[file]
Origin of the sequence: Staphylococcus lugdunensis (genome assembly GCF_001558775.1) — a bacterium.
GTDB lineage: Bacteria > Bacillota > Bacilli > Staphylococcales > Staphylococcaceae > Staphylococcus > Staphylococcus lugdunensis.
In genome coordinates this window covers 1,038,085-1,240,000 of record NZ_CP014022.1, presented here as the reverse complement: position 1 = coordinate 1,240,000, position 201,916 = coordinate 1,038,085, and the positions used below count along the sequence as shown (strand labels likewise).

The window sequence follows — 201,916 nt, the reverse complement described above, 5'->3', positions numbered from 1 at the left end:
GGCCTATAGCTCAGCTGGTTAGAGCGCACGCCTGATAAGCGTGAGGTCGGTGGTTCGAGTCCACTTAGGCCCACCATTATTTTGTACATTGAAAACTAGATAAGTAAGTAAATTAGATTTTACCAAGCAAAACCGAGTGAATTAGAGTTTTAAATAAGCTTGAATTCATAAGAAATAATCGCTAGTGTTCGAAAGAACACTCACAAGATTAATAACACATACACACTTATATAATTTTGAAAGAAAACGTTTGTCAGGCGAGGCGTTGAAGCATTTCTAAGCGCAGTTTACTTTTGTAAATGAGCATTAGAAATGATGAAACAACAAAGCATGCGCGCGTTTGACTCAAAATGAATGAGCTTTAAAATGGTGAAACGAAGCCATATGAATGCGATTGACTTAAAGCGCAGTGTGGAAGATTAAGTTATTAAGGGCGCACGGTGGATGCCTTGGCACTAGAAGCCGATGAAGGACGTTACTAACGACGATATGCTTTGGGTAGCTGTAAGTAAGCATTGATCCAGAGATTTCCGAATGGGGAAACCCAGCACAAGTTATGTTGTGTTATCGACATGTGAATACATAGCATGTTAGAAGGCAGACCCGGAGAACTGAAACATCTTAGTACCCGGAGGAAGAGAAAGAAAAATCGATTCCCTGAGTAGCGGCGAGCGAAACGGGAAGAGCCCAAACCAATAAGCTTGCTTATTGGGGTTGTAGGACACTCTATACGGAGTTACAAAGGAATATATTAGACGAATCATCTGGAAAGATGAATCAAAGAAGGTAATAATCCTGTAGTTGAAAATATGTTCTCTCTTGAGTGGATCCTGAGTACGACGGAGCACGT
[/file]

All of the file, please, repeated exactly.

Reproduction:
Origin of the sequence: Staphylococcus lugdunensis (genome assembly GCF_001558775.1) — a bacterium.
GTDB lineage: Bacteria > Bacillota > Bacilli > Staphylococcales > Staphylococcaceae > Staphylococcus > Staphylococcus lugdunensis.
In genome coordinates this window covers 1,038,085-1,240,000 of record NZ_CP014022.1, presented here as the reverse complement: position 1 = coordinate 1,240,000, position 201,916 = coordinate 1,038,085, and the positions used below count along the sequence as shown (strand labels likewise).

The window sequence follows — 201,916 nt, the reverse complement described above, 5'->3', positions numbered from 1 at the left end:
GGCCTATAGCTCAGCTGGTTAGAGCGCACGCCTGATAAGCGTGAGGTCGGTGGTTCGAGTCCACTTAGGCCCACCATTATTTTGTACATTGAAAACTAGATAAGTAAGTAAATTAGATTTTACCAAGCAAAACCGAGTGAATTAGAGTTTTAAATAAGCTTGAATTCATAAGAAATAATCGCTAGTGTTCGAAAGAACACTCACAAGATTAATAACACATACACACTTATATAATTTTGAAAGAAAACGTTTGTCAGGCGAGGCGTTGAAGCATTTCTAAGCGCAGTTTACTTTTGTAAATGAGCATTAGAAATGATGAAACAACAAAGCATGCGCGCGTTTGACTCAAAATGAATGAGCTTTAAAATGGTGAAACGAAGCCATATGAATGCGATTGACTTAAAGCGCAGTGTGGAAGATTAAGTTATTAAGGGCGCACGGTGGATGCCTTGGCACTAGAAGCCGATGAAGGACGTTACTAACGACGATATGCTTTGGGTAGCTGTAAGTAAGCATTGATCCAGAGATTTCCGAATGGGGAAACCCAGCACAAGTTATGTTGTGTTATCGACATGTGAATACATAGCATGTTAGAAGGCAGACCCGGAGAACTGAAACATCTTAGTACCCGGAGGAAGAGAAAGAAAAATCGATTCCCTGAGTAGCGGCGAGCGAAACGGGAAGAGCCCAAACCAATAAGCTTGCTTATTGGGGTTGTAGGACACTCTATACGGAGTTACAAAGGAATATATTAGACGAATCATCTGGAAAGATGAATCAAAGAAGGTAATAATCCTGTAGTTGAAAATATGTTCTCTCTTGAGTGGATCCTGAGTACGACGGAGCACGT